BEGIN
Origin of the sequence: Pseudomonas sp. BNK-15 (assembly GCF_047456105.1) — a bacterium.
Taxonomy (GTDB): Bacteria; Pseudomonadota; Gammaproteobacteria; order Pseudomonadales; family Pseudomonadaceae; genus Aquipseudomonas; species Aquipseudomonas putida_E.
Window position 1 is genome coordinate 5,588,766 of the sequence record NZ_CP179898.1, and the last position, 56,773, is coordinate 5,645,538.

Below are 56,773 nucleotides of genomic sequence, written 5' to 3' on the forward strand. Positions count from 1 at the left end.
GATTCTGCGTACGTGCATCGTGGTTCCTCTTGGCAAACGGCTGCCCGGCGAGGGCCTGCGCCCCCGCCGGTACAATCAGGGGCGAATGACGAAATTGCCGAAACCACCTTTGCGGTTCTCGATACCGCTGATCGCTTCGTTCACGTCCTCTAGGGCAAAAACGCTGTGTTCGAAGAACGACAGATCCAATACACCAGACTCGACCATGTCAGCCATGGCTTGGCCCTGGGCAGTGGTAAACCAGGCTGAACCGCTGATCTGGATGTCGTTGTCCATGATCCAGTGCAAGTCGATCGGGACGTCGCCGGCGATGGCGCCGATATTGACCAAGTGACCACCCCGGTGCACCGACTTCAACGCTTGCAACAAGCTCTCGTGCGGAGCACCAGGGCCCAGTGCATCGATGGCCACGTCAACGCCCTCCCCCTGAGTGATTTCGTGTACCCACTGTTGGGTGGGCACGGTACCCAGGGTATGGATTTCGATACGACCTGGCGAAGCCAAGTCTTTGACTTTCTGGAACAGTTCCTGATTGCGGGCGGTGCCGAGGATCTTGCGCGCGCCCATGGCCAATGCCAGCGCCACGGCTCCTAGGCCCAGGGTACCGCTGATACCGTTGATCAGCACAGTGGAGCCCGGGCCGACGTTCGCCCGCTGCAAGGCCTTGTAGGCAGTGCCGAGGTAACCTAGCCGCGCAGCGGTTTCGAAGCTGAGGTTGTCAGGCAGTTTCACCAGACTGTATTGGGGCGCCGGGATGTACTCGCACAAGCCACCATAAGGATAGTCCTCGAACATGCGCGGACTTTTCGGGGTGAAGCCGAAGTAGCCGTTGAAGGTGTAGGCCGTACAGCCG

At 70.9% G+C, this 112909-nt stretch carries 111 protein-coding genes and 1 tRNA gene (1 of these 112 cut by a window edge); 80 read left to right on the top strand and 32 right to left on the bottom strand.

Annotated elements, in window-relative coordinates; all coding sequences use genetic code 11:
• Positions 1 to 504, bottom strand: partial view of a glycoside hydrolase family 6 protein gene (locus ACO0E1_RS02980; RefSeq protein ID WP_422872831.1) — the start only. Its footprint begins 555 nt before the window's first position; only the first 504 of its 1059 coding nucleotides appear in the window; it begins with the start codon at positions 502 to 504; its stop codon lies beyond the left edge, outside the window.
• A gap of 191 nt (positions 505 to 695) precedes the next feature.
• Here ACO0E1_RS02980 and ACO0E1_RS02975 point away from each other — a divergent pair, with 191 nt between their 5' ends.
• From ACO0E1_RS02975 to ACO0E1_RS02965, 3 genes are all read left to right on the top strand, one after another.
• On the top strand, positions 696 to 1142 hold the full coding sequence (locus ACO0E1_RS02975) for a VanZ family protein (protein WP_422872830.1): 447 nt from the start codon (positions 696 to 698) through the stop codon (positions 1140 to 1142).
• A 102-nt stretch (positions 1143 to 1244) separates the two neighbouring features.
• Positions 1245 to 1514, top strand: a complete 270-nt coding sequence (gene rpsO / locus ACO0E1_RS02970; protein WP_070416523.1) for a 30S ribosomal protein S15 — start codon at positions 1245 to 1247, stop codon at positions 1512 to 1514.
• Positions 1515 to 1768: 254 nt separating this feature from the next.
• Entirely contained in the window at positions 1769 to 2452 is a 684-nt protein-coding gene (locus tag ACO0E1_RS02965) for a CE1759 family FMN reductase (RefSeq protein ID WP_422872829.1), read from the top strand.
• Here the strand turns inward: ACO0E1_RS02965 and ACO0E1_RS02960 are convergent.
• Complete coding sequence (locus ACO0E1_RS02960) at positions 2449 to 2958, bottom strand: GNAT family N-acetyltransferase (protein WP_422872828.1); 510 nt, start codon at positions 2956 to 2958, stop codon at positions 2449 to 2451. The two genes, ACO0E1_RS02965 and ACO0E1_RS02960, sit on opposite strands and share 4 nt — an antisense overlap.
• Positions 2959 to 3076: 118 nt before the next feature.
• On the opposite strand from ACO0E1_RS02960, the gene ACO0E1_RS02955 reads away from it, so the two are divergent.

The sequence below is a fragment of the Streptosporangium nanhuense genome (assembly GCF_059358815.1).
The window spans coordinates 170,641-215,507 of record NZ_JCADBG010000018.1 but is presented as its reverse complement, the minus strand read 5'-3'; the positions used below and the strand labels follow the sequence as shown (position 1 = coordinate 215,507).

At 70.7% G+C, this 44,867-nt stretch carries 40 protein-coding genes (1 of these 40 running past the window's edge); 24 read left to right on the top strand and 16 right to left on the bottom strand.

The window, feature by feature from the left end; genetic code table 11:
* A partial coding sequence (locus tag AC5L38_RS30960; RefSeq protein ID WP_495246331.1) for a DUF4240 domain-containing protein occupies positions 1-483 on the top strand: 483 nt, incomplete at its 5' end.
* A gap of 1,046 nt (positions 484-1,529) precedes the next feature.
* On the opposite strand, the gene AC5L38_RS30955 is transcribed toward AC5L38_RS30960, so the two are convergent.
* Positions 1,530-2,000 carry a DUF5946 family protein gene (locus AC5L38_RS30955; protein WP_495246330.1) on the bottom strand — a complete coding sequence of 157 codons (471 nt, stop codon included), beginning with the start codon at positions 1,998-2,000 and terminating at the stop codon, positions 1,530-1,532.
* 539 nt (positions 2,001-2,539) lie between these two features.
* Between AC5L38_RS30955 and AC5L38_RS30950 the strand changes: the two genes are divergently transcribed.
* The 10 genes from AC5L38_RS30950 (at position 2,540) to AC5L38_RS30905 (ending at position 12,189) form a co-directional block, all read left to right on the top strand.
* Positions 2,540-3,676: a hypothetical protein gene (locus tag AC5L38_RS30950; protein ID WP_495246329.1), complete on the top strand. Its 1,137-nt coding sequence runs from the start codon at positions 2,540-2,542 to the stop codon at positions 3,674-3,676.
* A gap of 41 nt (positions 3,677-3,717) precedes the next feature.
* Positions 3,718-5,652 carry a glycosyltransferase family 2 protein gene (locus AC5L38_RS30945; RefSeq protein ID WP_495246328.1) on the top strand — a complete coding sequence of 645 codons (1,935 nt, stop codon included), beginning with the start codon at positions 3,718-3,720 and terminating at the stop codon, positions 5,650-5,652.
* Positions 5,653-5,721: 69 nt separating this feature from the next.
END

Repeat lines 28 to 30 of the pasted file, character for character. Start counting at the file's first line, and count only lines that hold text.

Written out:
* Positions 1,530-2,000 carry a DUF5946 family protein gene (locus AC5L38_RS30955; protein WP_495246330.1) on the bottom strand — a complete coding sequence of 157 codons (471 nt, stop codon included), beginning with the start codon at positions 1,998-2,000 and terminating at the stop codon, positions 1,530-1,532.
* 539 nt (positions 2,001-2,539) lie between these two features.
* Between AC5L38_RS30955 and AC5L38_RS30950 the strand changes: the two genes are divergently transcribed.